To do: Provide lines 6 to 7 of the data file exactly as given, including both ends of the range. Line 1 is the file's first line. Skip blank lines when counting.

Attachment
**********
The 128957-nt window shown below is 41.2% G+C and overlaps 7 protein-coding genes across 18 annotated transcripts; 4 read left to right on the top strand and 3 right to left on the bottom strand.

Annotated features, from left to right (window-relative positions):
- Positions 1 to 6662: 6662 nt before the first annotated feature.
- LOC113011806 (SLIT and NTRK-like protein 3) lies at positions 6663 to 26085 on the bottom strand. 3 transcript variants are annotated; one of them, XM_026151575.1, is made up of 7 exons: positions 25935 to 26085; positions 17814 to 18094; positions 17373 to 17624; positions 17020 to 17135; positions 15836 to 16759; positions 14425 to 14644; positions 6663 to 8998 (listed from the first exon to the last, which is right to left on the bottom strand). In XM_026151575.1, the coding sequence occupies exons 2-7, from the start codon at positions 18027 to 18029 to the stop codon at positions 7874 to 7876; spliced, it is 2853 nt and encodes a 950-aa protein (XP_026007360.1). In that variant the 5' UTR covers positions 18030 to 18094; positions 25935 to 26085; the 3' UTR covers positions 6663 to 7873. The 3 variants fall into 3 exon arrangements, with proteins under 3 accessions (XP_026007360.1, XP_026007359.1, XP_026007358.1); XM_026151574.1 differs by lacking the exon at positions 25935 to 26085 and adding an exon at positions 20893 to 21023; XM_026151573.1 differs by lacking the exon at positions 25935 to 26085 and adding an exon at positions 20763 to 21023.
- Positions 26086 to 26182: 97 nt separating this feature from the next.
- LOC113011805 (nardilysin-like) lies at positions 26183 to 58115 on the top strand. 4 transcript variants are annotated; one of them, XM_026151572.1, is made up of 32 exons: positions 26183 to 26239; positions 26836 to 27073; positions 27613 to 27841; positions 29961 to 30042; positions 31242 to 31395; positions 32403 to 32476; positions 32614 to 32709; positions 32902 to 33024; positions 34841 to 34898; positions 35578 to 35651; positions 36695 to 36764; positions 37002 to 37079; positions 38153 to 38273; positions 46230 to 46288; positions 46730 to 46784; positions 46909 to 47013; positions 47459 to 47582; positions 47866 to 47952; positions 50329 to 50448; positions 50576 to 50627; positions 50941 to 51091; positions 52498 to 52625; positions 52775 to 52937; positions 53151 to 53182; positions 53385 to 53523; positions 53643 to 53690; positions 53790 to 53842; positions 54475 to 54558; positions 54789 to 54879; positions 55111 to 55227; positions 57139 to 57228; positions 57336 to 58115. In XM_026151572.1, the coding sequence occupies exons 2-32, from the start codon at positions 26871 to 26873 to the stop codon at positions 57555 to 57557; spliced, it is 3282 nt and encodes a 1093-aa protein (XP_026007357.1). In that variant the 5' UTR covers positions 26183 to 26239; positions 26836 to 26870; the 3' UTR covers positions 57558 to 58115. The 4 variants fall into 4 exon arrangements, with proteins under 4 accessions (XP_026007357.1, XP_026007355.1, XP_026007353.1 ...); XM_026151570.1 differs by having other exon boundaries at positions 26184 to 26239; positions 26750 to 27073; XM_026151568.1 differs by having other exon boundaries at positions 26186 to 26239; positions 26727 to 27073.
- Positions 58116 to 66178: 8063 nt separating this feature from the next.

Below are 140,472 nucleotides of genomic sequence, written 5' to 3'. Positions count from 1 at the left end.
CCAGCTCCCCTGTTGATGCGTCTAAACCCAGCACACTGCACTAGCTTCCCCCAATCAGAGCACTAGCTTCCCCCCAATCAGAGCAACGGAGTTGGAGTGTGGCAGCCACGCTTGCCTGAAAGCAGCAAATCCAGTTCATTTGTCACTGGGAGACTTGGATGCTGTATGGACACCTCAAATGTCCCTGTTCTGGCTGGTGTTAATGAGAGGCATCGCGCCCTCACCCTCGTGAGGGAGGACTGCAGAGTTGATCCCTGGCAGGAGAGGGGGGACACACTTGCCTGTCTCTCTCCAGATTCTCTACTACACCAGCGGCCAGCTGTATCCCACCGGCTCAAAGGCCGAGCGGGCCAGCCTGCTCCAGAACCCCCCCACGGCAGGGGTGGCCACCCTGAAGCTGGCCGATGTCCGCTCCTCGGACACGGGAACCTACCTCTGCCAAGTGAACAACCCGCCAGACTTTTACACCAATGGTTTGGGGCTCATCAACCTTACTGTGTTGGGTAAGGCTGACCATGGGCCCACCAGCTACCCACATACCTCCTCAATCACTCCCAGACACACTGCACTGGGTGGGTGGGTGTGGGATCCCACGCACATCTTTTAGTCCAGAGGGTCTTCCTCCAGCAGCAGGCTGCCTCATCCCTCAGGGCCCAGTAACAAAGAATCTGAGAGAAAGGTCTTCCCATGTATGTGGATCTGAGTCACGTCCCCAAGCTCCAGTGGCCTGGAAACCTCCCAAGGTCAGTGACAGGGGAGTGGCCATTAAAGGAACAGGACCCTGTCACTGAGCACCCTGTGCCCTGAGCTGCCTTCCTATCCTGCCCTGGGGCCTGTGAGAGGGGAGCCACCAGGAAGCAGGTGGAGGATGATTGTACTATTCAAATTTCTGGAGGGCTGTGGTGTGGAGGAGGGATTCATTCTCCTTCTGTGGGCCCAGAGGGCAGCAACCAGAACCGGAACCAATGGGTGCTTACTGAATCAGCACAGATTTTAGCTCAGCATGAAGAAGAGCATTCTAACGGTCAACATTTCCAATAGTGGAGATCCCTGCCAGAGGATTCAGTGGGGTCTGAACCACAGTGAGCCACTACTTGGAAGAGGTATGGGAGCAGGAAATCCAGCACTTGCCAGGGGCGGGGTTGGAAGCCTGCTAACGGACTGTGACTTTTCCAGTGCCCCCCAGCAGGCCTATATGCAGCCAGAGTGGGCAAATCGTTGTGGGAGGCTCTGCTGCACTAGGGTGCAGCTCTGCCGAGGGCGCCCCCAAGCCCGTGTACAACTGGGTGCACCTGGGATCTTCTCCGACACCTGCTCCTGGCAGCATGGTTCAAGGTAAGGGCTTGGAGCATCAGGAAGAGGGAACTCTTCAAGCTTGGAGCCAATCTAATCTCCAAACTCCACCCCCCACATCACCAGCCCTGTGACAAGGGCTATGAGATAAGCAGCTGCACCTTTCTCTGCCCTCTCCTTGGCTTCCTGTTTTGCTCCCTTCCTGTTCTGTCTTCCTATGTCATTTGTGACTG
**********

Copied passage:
- LOC113011805 (nardilysin-like) lies at positions 26183 to 58115 on the top strand. 4 transcript variants are annotated; one of them, XM_026151572.1, is made up of 32 exons: positions 26183 to 26239; positions 26836 to 27073; positions 27613 to 27841; positions 29961 to 30042; positions 31242 to 31395; positions 32403 to 32476; positions 32614 to 32709; positions 32902 to 33024; positions 34841 to 34898; positions 35578 to 35651; positions 36695 to 36764; positions 37002 to 37079; positions 38153 to 38273; positions 46230 to 46288; positions 46730 to 46784; positions 46909 to 47013; positions 47459 to 47582; positions 47866 to 47952; positions 50329 to 50448; positions 50576 to 50627; positions 50941 to 51091; positions 52498 to 52625; positions 52775 to 52937; positions 53151 to 53182; positions 53385 to 53523; positions 53643 to 53690; positions 53790 to 53842; positions 54475 to 54558; positions 54789 to 54879; positions 55111 to 55227; positions 57139 to 57228; positions 57336 to 58115. In XM_026151572.1, the coding sequence occupies exons 2-32, from the start codon at positions 26871 to 26873 to the stop codon at positions 57555 to 57557; spliced, it is 3282 nt and encodes a 1093-aa protein (XP_026007357.1). In that variant the 5' UTR covers positions 26183 to 26239; positions 26836 to 26870; the 3' UTR covers positions 57558 to 58115. The 4 variants fall into 4 exon arrangements, with proteins under 4 accessions (XP_026007357.1, XP_026007355.1, XP_026007353.1 ...); XM_026151570.1 differs by having other exon boundaries at positions 26184 to 26239; positions 26750 to 27073; XM_026151568.1 differs by having other exon boundaries at positions 26186 to 26239; positions 26727 to 27073.
- Positions 58116 to 66178: 8063 nt separating this feature from the next.